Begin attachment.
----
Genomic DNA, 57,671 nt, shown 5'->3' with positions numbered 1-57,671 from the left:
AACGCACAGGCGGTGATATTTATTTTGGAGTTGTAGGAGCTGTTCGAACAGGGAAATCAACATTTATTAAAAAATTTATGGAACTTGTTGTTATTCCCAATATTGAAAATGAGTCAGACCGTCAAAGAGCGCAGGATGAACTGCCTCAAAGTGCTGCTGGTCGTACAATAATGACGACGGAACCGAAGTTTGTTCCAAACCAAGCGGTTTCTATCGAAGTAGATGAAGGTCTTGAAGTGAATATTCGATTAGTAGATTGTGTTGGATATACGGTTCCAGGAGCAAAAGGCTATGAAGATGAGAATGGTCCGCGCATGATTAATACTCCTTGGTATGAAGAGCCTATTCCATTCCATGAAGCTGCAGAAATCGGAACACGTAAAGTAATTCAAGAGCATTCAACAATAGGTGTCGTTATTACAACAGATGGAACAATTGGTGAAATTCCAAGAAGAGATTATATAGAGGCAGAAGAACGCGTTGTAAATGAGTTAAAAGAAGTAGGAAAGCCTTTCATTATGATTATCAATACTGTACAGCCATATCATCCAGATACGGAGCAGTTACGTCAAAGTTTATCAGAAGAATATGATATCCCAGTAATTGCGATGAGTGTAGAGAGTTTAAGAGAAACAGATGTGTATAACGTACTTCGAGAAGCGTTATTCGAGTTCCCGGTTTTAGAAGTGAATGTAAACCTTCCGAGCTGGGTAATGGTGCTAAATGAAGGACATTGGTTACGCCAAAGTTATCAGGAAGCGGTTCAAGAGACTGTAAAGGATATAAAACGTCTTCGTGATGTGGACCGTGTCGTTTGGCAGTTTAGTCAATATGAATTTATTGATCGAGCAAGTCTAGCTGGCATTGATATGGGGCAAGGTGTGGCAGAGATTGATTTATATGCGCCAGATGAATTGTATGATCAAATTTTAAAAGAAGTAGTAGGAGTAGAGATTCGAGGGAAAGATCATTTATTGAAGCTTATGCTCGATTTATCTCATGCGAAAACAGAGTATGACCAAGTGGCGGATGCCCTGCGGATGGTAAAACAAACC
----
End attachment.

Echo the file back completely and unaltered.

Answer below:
Genomic DNA, 57,671 nt, shown 5'->3' with positions numbered 1-57,671 from the left:
AACGCACAGGCGGTGATATTTATTTTGGAGTTGTAGGAGCTGTTCGAACAGGGAAATCAACATTTATTAAAAAATTTATGGAACTTGTTGTTATTCCCAATATTGAAAATGAGTCAGACCGTCAAAGAGCGCAGGATGAACTGCCTCAAAGTGCTGCTGGTCGTACAATAATGACGACGGAACCGAAGTTTGTTCCAAACCAAGCGGTTTCTATCGAAGTAGATGAAGGTCTTGAAGTGAATATTCGATTAGTAGATTGTGTTGGATATACGGTTCCAGGAGCAAAAGGCTATGAAGATGAGAATGGTCCGCGCATGATTAATACTCCTTGGTATGAAGAGCCTATTCCATTCCATGAAGCTGCAGAAATCGGAACACGTAAAGTAATTCAAGAGCATTCAACAATAGGTGTCGTTATTACAACAGATGGAACAATTGGTGAAATTCCAAGAAGAGATTATATAGAGGCAGAAGAACGCGTTGTAAATGAGTTAAAAGAAGTAGGAAAGCCTTTCATTATGATTATCAATACTGTACAGCCATATCATCCAGATACGGAGCAGTTACGTCAAAGTTTATCAGAAGAATATGATATCCCAGTAATTGCGATGAGTGTAGAGAGTTTAAGAGAAACAGATGTGTATAACGTACTTCGAGAAGCGTTATTCGAGTTCCCGGTTTTAGAAGTGAATGTAAACCTTCCGAGCTGGGTAATGGTGCTAAATGAAGGACATTGGTTACGCCAAAGTTATCAGGAAGCGGTTCAAGAGACTGTAAAGGATATAAAACGTCTTCGTGATGTGGACCGTGTCGTTTGGCAGTTTAGTCAATATGAATTTATTGATCGAGCAAGTCTAGCTGGCATTGATATGGGGCAAGGTGTGGCAGAGATTGATTTATATGCGCCAGATGAATTGTATGATCAAATTTTAAAAGAAGTAGTAGGAGTAGAGATTCGAGGGAAAGATCATTTATTGAAGCTTATGCTCGATTTATCTCATGCGAAAACAGAGTATGACCAAGTGGCGGATGCCCTGCGGATGGTAAAACAAACC